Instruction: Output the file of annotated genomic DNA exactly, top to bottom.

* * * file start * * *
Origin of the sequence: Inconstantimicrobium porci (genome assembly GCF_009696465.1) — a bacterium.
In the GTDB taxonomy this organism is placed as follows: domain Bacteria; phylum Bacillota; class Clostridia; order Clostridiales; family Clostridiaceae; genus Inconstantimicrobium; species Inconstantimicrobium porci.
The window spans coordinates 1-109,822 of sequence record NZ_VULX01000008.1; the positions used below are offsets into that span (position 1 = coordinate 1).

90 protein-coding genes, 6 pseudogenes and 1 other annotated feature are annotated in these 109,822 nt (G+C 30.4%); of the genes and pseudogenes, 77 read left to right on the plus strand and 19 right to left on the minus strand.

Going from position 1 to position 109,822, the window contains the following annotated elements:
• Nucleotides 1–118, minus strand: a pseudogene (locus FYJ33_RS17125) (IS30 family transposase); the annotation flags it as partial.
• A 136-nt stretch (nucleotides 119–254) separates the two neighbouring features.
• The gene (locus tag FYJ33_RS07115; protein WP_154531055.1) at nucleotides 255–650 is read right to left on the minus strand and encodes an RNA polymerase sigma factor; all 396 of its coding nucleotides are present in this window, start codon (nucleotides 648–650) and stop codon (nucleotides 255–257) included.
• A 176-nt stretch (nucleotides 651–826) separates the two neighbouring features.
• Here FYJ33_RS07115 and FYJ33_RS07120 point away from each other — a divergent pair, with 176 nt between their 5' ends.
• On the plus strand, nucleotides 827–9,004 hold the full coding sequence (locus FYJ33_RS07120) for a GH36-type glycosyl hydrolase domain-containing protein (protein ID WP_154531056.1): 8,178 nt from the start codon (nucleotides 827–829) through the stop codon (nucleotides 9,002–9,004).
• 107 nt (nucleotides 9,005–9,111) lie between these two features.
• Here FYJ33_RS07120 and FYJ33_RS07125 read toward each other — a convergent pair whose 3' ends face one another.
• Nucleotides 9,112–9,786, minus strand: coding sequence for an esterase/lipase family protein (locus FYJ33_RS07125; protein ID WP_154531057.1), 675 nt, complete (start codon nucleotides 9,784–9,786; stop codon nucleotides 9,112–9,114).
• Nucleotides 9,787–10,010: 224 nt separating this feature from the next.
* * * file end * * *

Origin of the sequence: Inconstantimicrobium porci (genome assembly GCF_009696465.1) — a bacterium.
In the GTDB taxonomy this organism is placed as follows: domain Bacteria; phylum Bacillota; class Clostridia; order Clostridiales; family Clostridiaceae; genus Inconstantimicrobium; species Inconstantimicrobium porci.
The window spans coordinates 1-109,822 of sequence record NZ_VULX01000008.1; the positions used below are offsets into that span (position 1 = coordinate 1).

90 protein-coding genes, 6 pseudogenes and 1 other annotated feature are annotated in these 109,822 nt (G+C 30.4%); of the genes and pseudogenes, 77 read left to right on the plus strand and 19 right to left on the minus strand.

Going from position 1 to position 109,822, the window contains the following annotated elements:
• Nucleotides 1–118, minus strand: a pseudogene (locus FYJ33_RS17125) (IS30 family transposase); the annotation flags it as partial.
• A 136-nt stretch (nucleotides 119–254) separates the two neighbouring features.
• The gene (locus tag FYJ33_RS07115; protein WP_154531055.1) at nucleotides 255–650 is read right to left on the minus strand and encodes an RNA polymerase sigma factor; all 396 of its coding nucleotides are present in this window, start codon (nucleotides 648–650) and stop codon (nucleotides 255–257) included.
• A 176-nt stretch (nucleotides 651–826) separates the two neighbouring features.
• Here FYJ33_RS07115 and FYJ33_RS07120 point away from each other — a divergent pair, with 176 nt between their 5' ends.
• On the plus strand, nucleotides 827–9,004 hold the full coding sequence (locus FYJ33_RS07120) for a GH36-type glycosyl hydrolase domain-containing protein (protein ID WP_154531056.1): 8,178 nt from the start codon (nucleotides 827–829) through the stop codon (nucleotides 9,002–9,004).
• 107 nt (nucleotides 9,005–9,111) lie between these two features.
• Here FYJ33_RS07120 and FYJ33_RS07125 read toward each other — a convergent pair whose 3' ends face one another.
• Nucleotides 9,112–9,786, minus strand: coding sequence for an esterase/lipase family protein (locus FYJ33_RS07125; protein ID WP_154531057.1), 675 nt, complete (start codon nucleotides 9,784–9,786; stop codon nucleotides 9,112–9,114).
• Nucleotides 9,787–10,010: 224 nt separating this feature from the next.